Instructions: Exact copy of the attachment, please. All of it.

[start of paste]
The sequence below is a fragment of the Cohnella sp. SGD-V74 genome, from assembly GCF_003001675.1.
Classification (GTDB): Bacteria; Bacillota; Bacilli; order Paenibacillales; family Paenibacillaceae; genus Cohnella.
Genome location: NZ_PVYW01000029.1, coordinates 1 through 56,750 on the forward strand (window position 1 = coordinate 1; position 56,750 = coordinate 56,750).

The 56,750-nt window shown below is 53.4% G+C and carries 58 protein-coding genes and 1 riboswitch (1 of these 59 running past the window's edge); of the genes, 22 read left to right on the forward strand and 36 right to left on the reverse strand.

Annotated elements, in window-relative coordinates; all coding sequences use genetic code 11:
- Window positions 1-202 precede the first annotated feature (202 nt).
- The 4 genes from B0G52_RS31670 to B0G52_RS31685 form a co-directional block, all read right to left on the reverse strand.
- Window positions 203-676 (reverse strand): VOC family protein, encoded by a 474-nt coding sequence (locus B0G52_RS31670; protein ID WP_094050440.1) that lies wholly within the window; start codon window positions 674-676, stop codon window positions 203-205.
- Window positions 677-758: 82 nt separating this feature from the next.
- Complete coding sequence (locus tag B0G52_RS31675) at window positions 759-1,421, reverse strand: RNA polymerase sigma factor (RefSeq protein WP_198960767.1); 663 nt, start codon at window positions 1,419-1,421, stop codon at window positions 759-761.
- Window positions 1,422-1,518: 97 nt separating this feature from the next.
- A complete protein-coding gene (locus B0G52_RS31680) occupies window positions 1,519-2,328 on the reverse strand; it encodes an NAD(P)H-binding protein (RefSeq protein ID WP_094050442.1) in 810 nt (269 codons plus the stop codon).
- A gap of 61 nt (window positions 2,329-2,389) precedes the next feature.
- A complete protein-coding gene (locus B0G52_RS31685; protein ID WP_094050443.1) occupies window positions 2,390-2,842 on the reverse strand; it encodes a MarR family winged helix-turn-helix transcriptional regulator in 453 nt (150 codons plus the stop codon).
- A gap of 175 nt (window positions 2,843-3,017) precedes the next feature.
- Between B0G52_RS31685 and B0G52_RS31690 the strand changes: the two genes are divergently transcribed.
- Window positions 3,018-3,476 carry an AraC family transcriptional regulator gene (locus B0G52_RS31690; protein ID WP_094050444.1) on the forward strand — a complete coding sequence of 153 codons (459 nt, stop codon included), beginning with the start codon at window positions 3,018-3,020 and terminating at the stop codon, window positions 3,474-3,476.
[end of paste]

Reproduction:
The sequence below is a fragment of the Cohnella sp. SGD-V74 genome, from assembly GCF_003001675.1.
Classification (GTDB): Bacteria; Bacillota; Bacilli; order Paenibacillales; family Paenibacillaceae; genus Cohnella.
Genome location: NZ_PVYW01000029.1, coordinates 1 through 56,750 on the forward strand (window position 1 = coordinate 1; position 56,750 = coordinate 56,750).

The 56,750-nt window shown below is 53.4% G+C and carries 58 protein-coding genes and 1 riboswitch (1 of these 59 running past the window's edge); of the genes, 22 read left to right on the forward strand and 36 right to left on the reverse strand.

Annotated elements, in window-relative coordinates; all coding sequences use genetic code 11:
- Window positions 1-202 precede the first annotated feature (202 nt).
- The 4 genes from B0G52_RS31670 to B0G52_RS31685 form a co-directional block, all read right to left on the reverse strand.
- Window positions 203-676 (reverse strand): VOC family protein, encoded by a 474-nt coding sequence (locus B0G52_RS31670; protein ID WP_094050440.1) that lies wholly within the window; start codon window positions 674-676, stop codon window positions 203-205.
- Window positions 677-758: 82 nt separating this feature from the next.
- Complete coding sequence (locus tag B0G52_RS31675) at window positions 759-1,421, reverse strand: RNA polymerase sigma factor (RefSeq protein WP_198960767.1); 663 nt, start codon at window positions 1,419-1,421, stop codon at window positions 759-761.
- Window positions 1,422-1,518: 97 nt separating this feature from the next.
- A complete protein-coding gene (locus B0G52_RS31680) occupies window positions 1,519-2,328 on the reverse strand; it encodes an NAD(P)H-binding protein (RefSeq protein ID WP_094050442.1) in 810 nt (269 codons plus the stop codon).
- A gap of 61 nt (window positions 2,329-2,389) precedes the next feature.
- A complete protein-coding gene (locus B0G52_RS31685; protein ID WP_094050443.1) occupies window positions 2,390-2,842 on the reverse strand; it encodes a MarR family winged helix-turn-helix transcriptional regulator in 453 nt (150 codons plus the stop codon).
- A gap of 175 nt (window positions 2,843-3,017) precedes the next feature.
- Between B0G52_RS31685 and B0G52_RS31690 the strand changes: the two genes are divergently transcribed.
- Window positions 3,018-3,476 carry an AraC family transcriptional regulator gene (locus B0G52_RS31690; protein ID WP_094050444.1) on the forward strand — a complete coding sequence of 153 codons (459 nt, stop codon included), beginning with the start codon at window positions 3,018-3,020 and terminating at the stop codon, window positions 3,474-3,476.